I live about twenty miles from the polygamist ranch near Eldorado, Texas, and my office is about three blocks from the courthouse where the child welfare case(s) are being handled. A few observations, from up close:
The Schleicher County sheriff seems to have been in firm control of the law enforcement activities at the ranch, and there really is no federal presence or role at all. This probably has a lot to do with the lack of any kind of violence or armed stand-off, in contrast to the Branch Davidian, um, incident, where the feds disregarded the local sheriff’s advice and went in heavy.
I am perfectly willing to believe that there were all sorts of sexual abuse of teenage girls – illegal marriages, statutory (and perhaps even forcible) rape, etc. If the current allegations pan out, I think that the men involved in what amounts to a sex slavery ring should be jailed, and I am even willing to grant that the state should have the authority to take custody of children who have been subjected to this kind of abuse. For the moment, let us leave avoid the well-ploughed ground about the appropriate age of consent for sex.
That said, this case increasingly looks to me a like a serious overreach by the state, and one that practically begs us to conclude that the state was motivated to take down this community, even when doing so required it to go beyond what was necessary to ensure the welfare of the children.
(Warning: Actual statutory language and legal analysis follows below the fold) The state has taken custody of all the children at the ranch, alleging abuse. The applicable definition of abuse is found in the Texas Family Code Section 261.001. Relevant provisions include (emphasis added):
“Abuse” includes the following acts or omissions by a person:
(A) mental or emotional injury to a child that results in an observable and material impairment in the child’s growth, development, or psychological functioning;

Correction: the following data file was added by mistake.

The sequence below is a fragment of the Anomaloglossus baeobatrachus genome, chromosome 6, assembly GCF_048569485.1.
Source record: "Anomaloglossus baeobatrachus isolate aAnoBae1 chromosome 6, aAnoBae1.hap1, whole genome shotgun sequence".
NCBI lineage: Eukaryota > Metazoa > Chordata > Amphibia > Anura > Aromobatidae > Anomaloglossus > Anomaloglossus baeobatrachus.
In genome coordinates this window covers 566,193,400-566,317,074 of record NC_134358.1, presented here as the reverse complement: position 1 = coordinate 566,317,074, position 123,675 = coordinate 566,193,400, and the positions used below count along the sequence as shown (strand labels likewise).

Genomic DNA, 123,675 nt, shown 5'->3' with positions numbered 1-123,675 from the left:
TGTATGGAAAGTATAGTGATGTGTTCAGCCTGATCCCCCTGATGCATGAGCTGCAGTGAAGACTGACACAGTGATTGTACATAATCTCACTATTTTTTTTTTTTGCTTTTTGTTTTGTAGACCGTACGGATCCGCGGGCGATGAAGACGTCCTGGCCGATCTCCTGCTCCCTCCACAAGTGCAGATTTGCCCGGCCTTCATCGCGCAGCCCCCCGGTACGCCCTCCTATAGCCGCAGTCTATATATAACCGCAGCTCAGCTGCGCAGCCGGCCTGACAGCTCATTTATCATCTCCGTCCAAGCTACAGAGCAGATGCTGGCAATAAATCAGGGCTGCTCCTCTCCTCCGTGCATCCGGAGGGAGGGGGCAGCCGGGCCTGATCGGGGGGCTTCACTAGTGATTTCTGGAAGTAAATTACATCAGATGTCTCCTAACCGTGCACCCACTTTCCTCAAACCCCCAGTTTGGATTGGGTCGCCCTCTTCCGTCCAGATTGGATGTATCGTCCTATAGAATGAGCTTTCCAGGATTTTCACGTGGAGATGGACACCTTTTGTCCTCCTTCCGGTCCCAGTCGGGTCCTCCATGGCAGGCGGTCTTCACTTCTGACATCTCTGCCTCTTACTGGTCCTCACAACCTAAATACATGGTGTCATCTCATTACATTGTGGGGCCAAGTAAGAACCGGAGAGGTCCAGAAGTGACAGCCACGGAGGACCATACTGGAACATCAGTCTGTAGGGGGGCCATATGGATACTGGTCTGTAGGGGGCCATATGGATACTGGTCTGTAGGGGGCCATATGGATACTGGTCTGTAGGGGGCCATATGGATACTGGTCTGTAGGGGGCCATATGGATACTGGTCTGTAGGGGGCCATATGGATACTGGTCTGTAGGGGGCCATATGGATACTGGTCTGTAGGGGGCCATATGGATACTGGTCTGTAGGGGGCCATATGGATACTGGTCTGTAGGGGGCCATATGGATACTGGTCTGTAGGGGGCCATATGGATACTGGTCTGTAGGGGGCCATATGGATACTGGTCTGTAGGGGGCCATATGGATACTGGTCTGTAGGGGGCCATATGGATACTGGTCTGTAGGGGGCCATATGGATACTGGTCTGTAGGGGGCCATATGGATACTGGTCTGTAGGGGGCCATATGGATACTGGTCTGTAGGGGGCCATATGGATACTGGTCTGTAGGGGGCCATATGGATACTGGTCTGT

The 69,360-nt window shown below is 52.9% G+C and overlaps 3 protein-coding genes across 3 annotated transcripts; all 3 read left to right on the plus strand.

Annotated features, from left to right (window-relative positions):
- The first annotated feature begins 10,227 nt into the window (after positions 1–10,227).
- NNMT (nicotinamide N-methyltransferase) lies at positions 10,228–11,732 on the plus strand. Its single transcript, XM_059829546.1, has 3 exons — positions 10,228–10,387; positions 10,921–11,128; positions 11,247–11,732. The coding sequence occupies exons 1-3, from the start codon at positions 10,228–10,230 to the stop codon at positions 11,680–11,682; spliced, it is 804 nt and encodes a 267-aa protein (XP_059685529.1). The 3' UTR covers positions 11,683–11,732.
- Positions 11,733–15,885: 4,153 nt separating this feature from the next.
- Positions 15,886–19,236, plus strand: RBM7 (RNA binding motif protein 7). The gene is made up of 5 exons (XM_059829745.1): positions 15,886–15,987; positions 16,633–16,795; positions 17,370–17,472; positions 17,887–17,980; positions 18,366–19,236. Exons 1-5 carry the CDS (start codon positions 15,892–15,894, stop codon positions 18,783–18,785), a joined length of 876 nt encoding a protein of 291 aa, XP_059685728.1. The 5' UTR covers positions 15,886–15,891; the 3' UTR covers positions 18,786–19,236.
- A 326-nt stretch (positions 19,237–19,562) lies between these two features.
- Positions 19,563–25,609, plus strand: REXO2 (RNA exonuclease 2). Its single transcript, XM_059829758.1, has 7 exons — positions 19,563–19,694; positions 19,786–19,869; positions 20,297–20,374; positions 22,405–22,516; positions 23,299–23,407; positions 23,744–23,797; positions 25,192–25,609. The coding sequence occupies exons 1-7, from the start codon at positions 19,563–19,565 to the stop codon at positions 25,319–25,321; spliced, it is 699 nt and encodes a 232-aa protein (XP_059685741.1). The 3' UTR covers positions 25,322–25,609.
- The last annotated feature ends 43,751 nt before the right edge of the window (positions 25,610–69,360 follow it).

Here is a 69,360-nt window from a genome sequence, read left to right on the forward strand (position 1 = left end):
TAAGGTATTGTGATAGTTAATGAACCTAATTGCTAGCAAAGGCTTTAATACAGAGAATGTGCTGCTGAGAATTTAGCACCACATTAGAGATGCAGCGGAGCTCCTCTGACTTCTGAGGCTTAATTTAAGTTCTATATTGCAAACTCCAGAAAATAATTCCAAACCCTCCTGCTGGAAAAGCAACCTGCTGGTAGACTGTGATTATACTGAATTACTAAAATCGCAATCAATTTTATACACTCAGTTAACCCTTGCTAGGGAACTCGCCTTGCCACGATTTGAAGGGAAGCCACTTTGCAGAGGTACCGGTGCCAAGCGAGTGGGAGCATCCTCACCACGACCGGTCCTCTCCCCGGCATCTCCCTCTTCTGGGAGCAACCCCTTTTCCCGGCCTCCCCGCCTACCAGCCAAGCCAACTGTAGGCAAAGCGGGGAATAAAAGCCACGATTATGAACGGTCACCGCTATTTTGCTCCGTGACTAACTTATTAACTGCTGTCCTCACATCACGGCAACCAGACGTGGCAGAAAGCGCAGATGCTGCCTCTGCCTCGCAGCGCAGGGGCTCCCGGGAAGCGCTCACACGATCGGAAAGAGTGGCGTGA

(B) causing or permitting the child to be in a situation in which the child sustains a mental or emotional injury that results in an observable and material impairment in the child’s growth, development, or psychological functioning;
(C) physical injury that results in substantial harm to the child, or the genuine threat of substantial harm from physical injury to the child, including an injury that is at variance with the history or explanation given and excluding an accident or reasonable discipline by a parent, guardian, or managing or possessory conservator that does not expose the child to a substantial risk of harm;
(D) failure to make a reasonable effort to prevent an action by another person that results in physical injury that results in substantial harm to the child;
(E) sexual conduct harmful to a child’s mental, emotional, or physical welfare, [citations omitted]
(F) failure to make a reasonable effort to prevent sexual conduct harmful to a child;
(G) compelling or encouraging the child to engage in sexual conduct [citation omitted];
Note that some of these definitions include allowing another to abuse a child.
The standard for the state to take custody of a child is found at Texas Family Code Section 262.101.
An original suit filed by a governmental entity that requests permission to take possession of a child without prior notice and a hearing must be supported by an affidavit sworn to by a person with personal knowledge and stating facts sufficient to satisfy a person of ordinary prudence and caution that:
(1) there is an immediate danger to the physical health or safety of the child or the child has been a victim of neglect or sexual abuse and that continuation in the home would be contrary to the child’s welfare;
(2) there is no time, consistent with the physical health or safety of the child, for a full adversary hearing under Subchapter C; and
(3) reasonable efforts, consistent with the circumstances and providing for the safety of the child, were made to prevent or eliminate the need for the removal of the child.
(1) First question: Why the boys?